Contents: "My Bookshelf" (social history books), online social history links, genealogy resources and online maps.
(* for recommended books)
*A History of Everyday Things in England — Lots of fun details and pictures. Organized rather randomly by century.
English Social History (green book) — No pictures, rather boring.
The two skinny books are touristy history of Tudor times. Lots of photos, but too early for my century of interest.
-William Penn's My Irish Journal (I haven't read it yet.)
*The Quakers of Mountmellick (museum store) — Good resource for history and genealogy in County Offaly
*Quaker Homespuns —short stories, simple fiction set in the same era and location as my novel, written by an Irish Quaker historian
*A History of Ireland in 250 Episodes (free shipping) — This book makes learning Irish history fun! Roughly chronological, with short-story length anecdotes (based on a radio show)
A Timeline of Irish History (free shipping) - Nice color pictures, but only lists the big events (ie. wars or famous people).
Pamphlets and booklets that I picked up in Ireland, from the Moate Cemetery to a map with local flowers on it.
(Scottish research books)
Fodor's See It Ireland — Nice color photos with brief, basic history.
*(Not in the photo, because it's bedside reading these days) Irish Life in the Seventeenth Century by Edward MacLysaght
More Social History
Here's a 1788 essay (eBook) about historical Irish dress, armour and weapons.
Irish Historical Textiles — a blog about authentic Irish clothing
The National Archives of Ireland and their new Genealogy page with tithe applotment books and soldiers' wills. Download their pdf guide to Family History Research on this page.
The National Library of Ireland
The Public Records Office (Northern Ireland)
Peter J. Clarke has compiled a great list of free Irish Genealogy eBooks.
The Ireland Genealogy Project, with resources by county.
Links to many sites at Irish Genealogy Sleuth
Beginners' tips and links for Irish genealogy at The Armchair Genealogist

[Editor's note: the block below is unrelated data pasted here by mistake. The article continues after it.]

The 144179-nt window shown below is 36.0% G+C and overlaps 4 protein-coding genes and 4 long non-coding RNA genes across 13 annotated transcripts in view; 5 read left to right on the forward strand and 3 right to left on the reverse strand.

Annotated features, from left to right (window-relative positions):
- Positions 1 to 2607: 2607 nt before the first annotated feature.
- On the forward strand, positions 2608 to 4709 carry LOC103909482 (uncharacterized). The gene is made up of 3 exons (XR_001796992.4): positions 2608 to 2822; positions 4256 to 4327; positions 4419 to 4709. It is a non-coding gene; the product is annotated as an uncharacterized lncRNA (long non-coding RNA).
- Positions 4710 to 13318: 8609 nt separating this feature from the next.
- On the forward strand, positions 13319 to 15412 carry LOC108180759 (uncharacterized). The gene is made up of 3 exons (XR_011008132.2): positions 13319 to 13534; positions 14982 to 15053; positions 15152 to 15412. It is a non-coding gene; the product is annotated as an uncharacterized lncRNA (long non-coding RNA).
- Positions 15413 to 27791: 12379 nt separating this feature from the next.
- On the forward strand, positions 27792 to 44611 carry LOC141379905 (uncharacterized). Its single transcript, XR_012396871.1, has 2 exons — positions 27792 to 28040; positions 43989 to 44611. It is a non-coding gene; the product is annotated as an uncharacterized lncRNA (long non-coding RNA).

The Down Survey maps, measured off in 1656-1658, contain wonderful information about property owners, landmarks and rough descriptions (bog or forest). Property values (from rents, improvements, and market fairs) were taken from previous surveys in the 1630-40s. Here is the Detailed User Guide.
Irish Ordnance Survey maps — Highly detailed maps, from 19th-century triangulation to 21st-century aerial data. Click "Explore Map" at the top to zoom in on an area. You can choose "Historical" on the right side to switch from modern street maps to old maps.
Tracing Your Irish Ancestors by John Grenham, Fourth Edition —This is on my wish list! The fourth edition came out in the spring and then promptly disappeared from all the major sites. There are some on the small-vendor market at various prices (thus the link).
During my 2009 trip to Ireland, the Librarian at the National Library of Ireland referred to Grenham's third edition frequently. Yes, I meant that capital L — other employees kept directing me to "the Librarian," a woman with her own desk off of the grand reading room, who seemed to have all the answers (many of them from this well worn book).
The Grand Juries of the County of Westmeath (free pdf) — Volume II is full of surname histories
Annals of Westmeath, Ancient and Modern by James Woods (free pdf) — Lots of history, no index